He walked leisurely down the beach, uncaring of the sand catching on his socks and trousers, and filling his shoes. He stared at his path before him, but his eyes were blind to his steps. He walked aimlessly; and if he were to reach an obstacle, he would merely turn and retrace his steps again.
The ocean roared beside him, a calming noise easily ignored even as it demanded his attention. Water would occasionally lap at his feet; but the gentle waves normally stayed back, exhausting their momentum trying to reach the rocks beyond him. A breeze blew in from the water, and he shivered slightly, pushing his hands into the pockets of his coat in lieu of gloves.
With each step he took, the moon rose higher. It was but a sliver in the sky, but still enough to glint on the waves. Soon, each stepped splashed in water, and his shoes were sodden as his path was finally cut off by the tide. The crash of the waves was closer, and louder – its goal in reaching the rocks nearly attained.
He watched the ripples and eddies of water around his feet for a moment, feeling the sand eroding beneath him as the water pulled out each time. He was unmoving, but the water was relentless – determined to pull him out into it, into the unknown. He turned to look out over the water, watching the waves rise and fall and come rolling into shore.
It was ever changing and inevitable. Nothing was static within its embrace – all was destined to be reshaped and reformed. The rocks behind him once reached out farther, but the ocean had hurled itself at them until it wore them down – slowly but surely – and now it tried again. The world turned, and the waters shifted, always moving – never remaining in one place.
The waters were the same. More depended upon them, but the molecules and the essence was the same as it had been since the very beginning. The waters that had first rolled over the lands still crashed against the solid world – it rose and it fells and it continued life. It was deep and nearly unfathomable – untouchable in a fantastical, inexplicable way.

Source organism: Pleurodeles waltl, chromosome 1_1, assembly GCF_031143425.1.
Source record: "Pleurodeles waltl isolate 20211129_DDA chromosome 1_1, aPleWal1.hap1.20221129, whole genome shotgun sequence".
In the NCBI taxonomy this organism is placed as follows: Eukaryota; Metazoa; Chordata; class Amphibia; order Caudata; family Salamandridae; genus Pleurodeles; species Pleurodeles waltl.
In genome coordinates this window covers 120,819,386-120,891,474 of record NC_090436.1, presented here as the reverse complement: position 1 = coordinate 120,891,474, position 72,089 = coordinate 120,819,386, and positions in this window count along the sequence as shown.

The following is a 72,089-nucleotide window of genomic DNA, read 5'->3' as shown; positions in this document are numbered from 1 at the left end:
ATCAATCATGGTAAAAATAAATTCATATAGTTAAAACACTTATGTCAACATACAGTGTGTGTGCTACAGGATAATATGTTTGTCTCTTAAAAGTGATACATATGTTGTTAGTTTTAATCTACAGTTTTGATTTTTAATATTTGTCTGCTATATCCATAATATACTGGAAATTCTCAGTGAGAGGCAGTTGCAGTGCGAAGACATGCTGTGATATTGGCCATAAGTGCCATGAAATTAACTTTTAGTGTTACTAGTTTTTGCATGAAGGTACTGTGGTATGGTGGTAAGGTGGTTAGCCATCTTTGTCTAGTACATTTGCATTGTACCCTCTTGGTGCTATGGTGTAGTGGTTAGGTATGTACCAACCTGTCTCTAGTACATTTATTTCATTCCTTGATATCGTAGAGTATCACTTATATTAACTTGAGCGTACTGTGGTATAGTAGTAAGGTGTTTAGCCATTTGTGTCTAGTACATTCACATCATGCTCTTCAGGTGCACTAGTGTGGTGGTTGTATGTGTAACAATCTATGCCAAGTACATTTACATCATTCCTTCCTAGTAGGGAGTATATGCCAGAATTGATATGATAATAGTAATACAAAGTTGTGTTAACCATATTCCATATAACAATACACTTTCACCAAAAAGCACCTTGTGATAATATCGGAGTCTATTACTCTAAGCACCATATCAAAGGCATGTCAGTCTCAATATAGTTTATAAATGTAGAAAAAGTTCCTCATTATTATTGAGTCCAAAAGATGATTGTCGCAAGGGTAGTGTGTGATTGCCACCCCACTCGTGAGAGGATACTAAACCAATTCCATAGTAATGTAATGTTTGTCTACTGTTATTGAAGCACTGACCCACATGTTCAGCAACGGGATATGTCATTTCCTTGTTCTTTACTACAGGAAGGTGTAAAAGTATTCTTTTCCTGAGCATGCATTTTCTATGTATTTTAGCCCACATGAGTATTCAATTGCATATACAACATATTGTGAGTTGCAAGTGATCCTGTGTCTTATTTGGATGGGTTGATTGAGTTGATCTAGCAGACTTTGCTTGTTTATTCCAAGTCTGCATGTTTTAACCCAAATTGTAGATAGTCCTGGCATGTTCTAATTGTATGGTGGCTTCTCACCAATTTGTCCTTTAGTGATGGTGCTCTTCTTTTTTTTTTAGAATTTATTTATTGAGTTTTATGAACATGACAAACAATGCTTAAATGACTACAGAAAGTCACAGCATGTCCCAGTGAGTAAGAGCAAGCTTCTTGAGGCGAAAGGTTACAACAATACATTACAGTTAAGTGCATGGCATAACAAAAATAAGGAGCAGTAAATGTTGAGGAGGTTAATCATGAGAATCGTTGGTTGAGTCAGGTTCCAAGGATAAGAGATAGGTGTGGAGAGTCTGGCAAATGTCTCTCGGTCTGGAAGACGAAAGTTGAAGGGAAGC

He breathed in deeply, closing his eyes and hearing on the ocean. There used to be a road that ran behind him; the sounds of vehicles used to meld with the sound of the ocean. It was silent now – the pavement overgrown and abandoned. The sea was still there, but there was no one to look upon it now.
Life had gone on. Men had lived and died on the land behind him, building cities and tearing them down. Sowing and reaping had been cycling through as far back as history stretched, a constant. Civilisation progressed and machines were invented to unbow men's backs, but their time was merely taken up with other forms of work. With ever new invention they created, more work followed of a different or recurring sort.
He opened his eyes and looked down as the water splashed higher on his shins, being soaked up in the cloth of his trousers. The more things changed, the more they were the same. The land was torn apart by cities and plantations, washed away in floods and broken by earthquakes – but it was still there.
Roll on, thou deep and dark blue Ocean – roll!
Ten thousand fleets sweep over thee in vain;
Man marks earth with ruin – his control
Stops with the shore; – upon the watery plain
The wreck are all thy deed, nor doth remain
A shadow of man's ravage, save his own,
When, for a moment, like a drop of rain,
He sinks into they depths with a bubbling groan,
Without a grave, unknelled, uncoffined, and unknown.
AN: Inspired by Lord Bryon's poem Apostrophe to the Ocean, which is included at the end.